A new year brings a new quota for I Bonds. In the past few years buying the full quota was part of my ritual in January. That’s $10,000 for me, $10,000 for my wife, and another $5,000 from tax refunds later in April. You can also buy more for trusts if you have them.
The reason for the enthusiasm was that I Bonds at 0% fixed rate plus inflation were a much better deal than TIPS at negative real yields. Yields on 5-year TIPS were as low as -1.5%. Now that PenFed Credit Union extended the 3% rate on 5-year CDs to January, I’m not so sure whether I should still buy I Bonds as usual or just buy more 3% CDs from PenFed.
I Bonds bought now pay 1.38% composite rate for the first six months, and then 0.2% plus inflation afterwards.
Compared with CDs, I Bonds still have some small advantages:
- tax deferral
- no state income tax
- low early withdrawal penalty
- tax free if used on higher education, subject to income limit
These advantages are very small to me. Tax deferral doesn’t add much when the composite rate is below 2%. The same for no state income tax. You are not paying much tax when you are not earning much interest to begin with.
If I need cash I can draw from other sources. The tax free treatment when used on higher education can be more easily obtained by contributing to a 529 plan. No income limit there.
The large factor is of course the rate. For I Bonds, that’s driven by future inflation. What will inflation be in the next five years? No one knows. We can look at estimates though.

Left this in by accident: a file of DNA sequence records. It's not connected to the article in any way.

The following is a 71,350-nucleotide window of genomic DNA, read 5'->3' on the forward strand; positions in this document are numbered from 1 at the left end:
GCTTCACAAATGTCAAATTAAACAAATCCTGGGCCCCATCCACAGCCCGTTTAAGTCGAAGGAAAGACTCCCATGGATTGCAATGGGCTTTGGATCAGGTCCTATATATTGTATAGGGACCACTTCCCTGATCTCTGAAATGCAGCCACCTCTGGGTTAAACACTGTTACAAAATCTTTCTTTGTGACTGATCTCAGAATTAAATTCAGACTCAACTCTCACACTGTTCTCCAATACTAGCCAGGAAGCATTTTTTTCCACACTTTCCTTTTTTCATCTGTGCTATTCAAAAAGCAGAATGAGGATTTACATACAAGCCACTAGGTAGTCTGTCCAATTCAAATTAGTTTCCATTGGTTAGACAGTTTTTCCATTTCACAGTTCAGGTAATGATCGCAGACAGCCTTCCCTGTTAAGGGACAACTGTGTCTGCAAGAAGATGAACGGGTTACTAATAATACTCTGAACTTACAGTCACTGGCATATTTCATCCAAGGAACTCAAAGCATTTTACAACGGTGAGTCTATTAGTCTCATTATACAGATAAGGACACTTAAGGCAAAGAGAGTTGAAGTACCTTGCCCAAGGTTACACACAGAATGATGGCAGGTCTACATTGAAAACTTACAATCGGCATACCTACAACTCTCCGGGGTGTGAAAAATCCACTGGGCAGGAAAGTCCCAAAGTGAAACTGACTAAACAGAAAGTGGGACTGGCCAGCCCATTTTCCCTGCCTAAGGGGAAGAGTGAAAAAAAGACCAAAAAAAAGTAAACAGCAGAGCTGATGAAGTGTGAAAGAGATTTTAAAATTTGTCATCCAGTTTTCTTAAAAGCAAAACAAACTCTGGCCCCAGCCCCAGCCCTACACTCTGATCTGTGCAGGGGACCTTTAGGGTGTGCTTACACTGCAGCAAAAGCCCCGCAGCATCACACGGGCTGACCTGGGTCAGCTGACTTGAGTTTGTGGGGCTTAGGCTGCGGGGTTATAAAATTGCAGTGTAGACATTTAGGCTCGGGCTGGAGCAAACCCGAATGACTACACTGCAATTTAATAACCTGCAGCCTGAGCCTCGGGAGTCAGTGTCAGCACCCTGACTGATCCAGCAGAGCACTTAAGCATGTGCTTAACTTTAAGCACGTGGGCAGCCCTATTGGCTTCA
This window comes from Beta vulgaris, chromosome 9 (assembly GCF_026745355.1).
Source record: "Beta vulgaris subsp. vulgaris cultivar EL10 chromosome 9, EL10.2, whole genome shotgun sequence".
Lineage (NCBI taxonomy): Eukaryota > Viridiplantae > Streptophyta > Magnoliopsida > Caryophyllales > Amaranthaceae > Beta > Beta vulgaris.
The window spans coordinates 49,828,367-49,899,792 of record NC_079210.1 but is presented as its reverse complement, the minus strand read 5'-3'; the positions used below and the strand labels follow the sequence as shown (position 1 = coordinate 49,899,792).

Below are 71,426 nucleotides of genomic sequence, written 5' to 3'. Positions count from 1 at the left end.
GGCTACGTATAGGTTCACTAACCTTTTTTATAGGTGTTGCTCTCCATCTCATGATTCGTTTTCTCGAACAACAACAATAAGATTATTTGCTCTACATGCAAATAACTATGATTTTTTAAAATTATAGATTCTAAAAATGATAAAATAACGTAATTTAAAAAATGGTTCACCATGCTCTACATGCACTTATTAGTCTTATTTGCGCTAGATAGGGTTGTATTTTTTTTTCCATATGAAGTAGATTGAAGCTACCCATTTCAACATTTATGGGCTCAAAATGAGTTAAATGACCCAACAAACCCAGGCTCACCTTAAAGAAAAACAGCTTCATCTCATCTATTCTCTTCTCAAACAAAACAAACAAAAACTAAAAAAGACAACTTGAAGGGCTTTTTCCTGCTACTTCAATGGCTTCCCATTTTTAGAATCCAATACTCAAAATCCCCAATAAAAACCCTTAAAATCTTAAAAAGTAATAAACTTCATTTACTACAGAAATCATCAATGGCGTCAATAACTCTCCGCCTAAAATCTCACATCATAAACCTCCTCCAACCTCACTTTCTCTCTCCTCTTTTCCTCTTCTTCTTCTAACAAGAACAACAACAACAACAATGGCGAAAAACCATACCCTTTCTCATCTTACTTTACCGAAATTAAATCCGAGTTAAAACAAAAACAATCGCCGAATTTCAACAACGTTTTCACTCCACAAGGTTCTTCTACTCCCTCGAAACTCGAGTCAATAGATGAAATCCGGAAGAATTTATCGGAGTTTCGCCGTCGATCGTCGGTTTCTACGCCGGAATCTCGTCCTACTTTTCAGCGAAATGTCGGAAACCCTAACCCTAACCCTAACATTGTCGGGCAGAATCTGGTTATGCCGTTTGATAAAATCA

TIPS-Treasury Breakeven Rate
According to US Treasury, 5-year nominal Treasury yield is 1.73%. 5-year TIPS yield is 0.04%. The 1.7% difference is more or less the market’s expectation for inflation in the next five years, plus or minus small factors for inflation risk premium and nominal Treasury liquidity premium.
Cleveland Fed Estimate
Federal Reserve Bank of Cleveland publishes estimates for inflation expectations every month. It uses
a model that combines information from a number of sources to address the shortcomings of other, commonly used measures, such as the “break-even” rate derived from Treasury inflation protected securities (TIPS) or survey-based estimates.
The web page only shows the 10-year estimate. The linked spreadsheet at the bottom of the page shows the 5-year estimate (column F). That number is 1.6% in the latest estimates.
I Bonds Composite Rate
I’m not going to quibble whether the inflation expectation should be 1.6% or 1.7%. Add 0.2% fixed rate, I will call it 2%. That would be the best estimate for the average annual composite rate on I Bonds in the next five years at this moment. After all, what do I know about inflation that the market doesn’t know?
If I buy I Bonds now, versus PenFed CDs, I would expect to give up 1% a year for inflation protection. Inflation protection is important, but it’s not worth 1% a year in the current environment.
I decided to break my ritual and not buy I Bonds this month. Actually I’m going to redeem my 0% fixed rate I Bonds bought in previous years and put them in PenFed CDs.
Note I’m treating I Bonds and PenFed CDs as long-term holdings. If you just want to park some money for a year or two or have a cash reserve, I Bonds are still good.
[Photo: paper I Bond from my own collection.]